The first victim in a multi-vehicle crash In Birmingham that left six people dead has been named locally as Imtiaz Mohammed.
The taxi driver, 33, was killed along with his two passenger, who were 42 and 43, in the horrific accident in Edgbaston in the early hours of Sunday.
Mohammed, a father-of-six, had phoned his wife, Nargas Gul, to say he would be home after his last fare before the smash, his brother said.
He was described by grieving relatives as a “happy, loving and friendly guy”.
Two more victims of the crash in Mohammed Fasha, 30, and 26-year-old Tauqeer Hussain, known as Tox to his family — were also named on Monday.
The men, who were travelling in an Audi S3, were killed when they were thrown out of the car.
Another man died died and a fourth travelling in the car remains in a critical condition at the city’s Queen Elizabeth Hospital.
The taxi driver’s younger brother Noorshad Mohammed, 32, said: “It was his last job of the night. That was the last time she spoke to him.”
Mohammed’s father Ikhtiar recalled how his “heart sank” as police knocked on his door at 5am on Sunday.
The 65-year-old said: “I knew there was something wrong, as soon as I saw them. I thought to myself, ‘which of my sons is hurt’, I just knew something was seriously wrong.”
He said that Mohammed’s wife was still in deep shock while relatives struggled with how to break the news to the couple’s five daughters and son, all aged under 15.
One of their girls had been due to celebrate her fourth birthday on Monday.
Older sister Nassrin Bibi paid tribute to her brother and said the family had been “shattered” by what had happened.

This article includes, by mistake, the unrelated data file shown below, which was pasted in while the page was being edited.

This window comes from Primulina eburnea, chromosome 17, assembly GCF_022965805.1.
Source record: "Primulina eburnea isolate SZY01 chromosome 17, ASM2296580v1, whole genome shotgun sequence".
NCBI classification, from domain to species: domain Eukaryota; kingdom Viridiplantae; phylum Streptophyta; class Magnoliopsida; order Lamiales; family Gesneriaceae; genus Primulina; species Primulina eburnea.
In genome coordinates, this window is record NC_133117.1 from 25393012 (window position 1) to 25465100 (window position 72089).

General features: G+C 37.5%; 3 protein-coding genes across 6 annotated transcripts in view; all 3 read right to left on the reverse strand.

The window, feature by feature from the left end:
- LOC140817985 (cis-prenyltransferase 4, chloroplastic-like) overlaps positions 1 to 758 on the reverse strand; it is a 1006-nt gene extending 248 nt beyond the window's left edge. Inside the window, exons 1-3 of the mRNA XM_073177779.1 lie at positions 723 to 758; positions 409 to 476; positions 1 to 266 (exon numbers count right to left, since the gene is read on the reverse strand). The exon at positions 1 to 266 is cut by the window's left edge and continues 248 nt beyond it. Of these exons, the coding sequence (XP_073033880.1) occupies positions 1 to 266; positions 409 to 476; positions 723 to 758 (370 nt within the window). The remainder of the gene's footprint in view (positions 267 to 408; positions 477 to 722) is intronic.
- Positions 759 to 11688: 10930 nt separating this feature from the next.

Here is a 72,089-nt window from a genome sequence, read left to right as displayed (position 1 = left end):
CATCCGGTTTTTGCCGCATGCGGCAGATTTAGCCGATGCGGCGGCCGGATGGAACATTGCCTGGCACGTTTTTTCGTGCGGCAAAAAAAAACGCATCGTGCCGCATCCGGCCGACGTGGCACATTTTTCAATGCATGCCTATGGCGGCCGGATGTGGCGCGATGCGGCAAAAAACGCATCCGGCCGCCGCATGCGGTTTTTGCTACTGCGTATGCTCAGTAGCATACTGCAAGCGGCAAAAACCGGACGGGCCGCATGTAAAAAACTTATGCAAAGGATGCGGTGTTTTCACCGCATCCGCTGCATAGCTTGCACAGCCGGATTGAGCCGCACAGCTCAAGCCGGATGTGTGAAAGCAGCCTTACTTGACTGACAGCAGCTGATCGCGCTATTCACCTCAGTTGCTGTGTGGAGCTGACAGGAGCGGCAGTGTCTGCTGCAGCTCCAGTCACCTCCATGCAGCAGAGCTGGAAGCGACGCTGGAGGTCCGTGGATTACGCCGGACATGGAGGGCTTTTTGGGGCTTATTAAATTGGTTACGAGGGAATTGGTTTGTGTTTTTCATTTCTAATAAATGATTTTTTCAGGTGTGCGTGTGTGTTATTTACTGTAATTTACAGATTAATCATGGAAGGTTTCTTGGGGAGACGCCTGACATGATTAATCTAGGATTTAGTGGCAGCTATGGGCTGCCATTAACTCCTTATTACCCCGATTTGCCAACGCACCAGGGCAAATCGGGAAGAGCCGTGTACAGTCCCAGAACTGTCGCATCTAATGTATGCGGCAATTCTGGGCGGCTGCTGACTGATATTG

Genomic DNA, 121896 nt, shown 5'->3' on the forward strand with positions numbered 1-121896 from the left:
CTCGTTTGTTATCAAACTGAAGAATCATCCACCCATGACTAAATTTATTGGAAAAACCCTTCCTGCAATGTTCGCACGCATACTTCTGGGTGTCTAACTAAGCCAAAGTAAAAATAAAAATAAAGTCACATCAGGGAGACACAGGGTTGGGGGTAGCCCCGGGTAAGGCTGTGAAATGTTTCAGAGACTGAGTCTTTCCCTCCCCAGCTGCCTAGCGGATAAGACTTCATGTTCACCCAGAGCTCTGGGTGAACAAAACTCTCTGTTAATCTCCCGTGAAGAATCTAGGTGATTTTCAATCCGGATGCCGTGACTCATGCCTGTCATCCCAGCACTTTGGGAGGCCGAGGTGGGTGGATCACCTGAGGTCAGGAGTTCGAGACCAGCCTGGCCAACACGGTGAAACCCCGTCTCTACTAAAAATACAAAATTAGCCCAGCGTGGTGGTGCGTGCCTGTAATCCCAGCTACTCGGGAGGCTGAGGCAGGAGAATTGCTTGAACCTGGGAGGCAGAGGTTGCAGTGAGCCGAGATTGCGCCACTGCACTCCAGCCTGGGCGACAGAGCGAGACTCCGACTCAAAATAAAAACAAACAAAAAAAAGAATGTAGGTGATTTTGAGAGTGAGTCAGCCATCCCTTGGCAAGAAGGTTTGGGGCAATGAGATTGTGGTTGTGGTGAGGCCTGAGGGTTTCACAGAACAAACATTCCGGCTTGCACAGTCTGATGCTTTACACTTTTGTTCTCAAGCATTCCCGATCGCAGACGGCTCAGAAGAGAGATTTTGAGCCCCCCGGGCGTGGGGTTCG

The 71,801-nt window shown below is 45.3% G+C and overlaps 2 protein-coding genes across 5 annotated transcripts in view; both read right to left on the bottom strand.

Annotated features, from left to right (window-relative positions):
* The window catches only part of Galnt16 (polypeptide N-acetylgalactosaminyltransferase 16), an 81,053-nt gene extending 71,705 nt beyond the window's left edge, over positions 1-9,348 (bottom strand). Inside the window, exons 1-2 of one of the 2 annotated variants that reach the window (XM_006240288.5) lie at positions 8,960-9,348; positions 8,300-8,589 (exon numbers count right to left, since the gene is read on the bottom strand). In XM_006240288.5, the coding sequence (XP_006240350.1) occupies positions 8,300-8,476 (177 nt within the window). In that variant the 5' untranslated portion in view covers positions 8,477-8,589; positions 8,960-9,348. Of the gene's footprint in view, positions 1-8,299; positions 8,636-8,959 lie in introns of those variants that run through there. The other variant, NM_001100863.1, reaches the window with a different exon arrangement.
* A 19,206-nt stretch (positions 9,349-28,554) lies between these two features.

Mohammed worked for local firm Castle Cars, which said in a statement: “Imtiaz was a wonderful, young, hard-working family man”, who was “loved and respected by all”.
One of those who died was named locally by neighbours as Tauqeer Hussain, whose family declined to comment.
At the scene on Sunday night, three of the lesser damaged cars were being removed, as police continue to follow up various lines of investigation including the condition of the road when the crash happened at Belgrave and Lee Bank Middleway, near Edgbaston, at the junction of Bristol Road.
Superintendent Sean Phillips, from West Midlands Police, told a press conference : “It is way too early to speculate on the causes of the accident.
“It will take some time to unpick the scene and just understand exactly what’s happened. It would be unfair for me to speculate at this time.”
He confirmed the road had been gritted at 5pm the previous evening.
The Ambulance Service, which sent five ambulances to the scene, said it was astonishing a man and woman in the first car were able to escape with minor injuries despite “extensive damage” to their vehicle.
Three other cars collided as they tried to avoid the scene at the entrance to the underpass.
Of those people, two were taken to Heartlands Hospital with minor injuries.
The ambulance service said they dealt with 13 patients in total.
Lee Bank Middleway and the adjoining Belgrave Middleway were reopened by police in the early hours of Monday after investigations were concluded at the scene.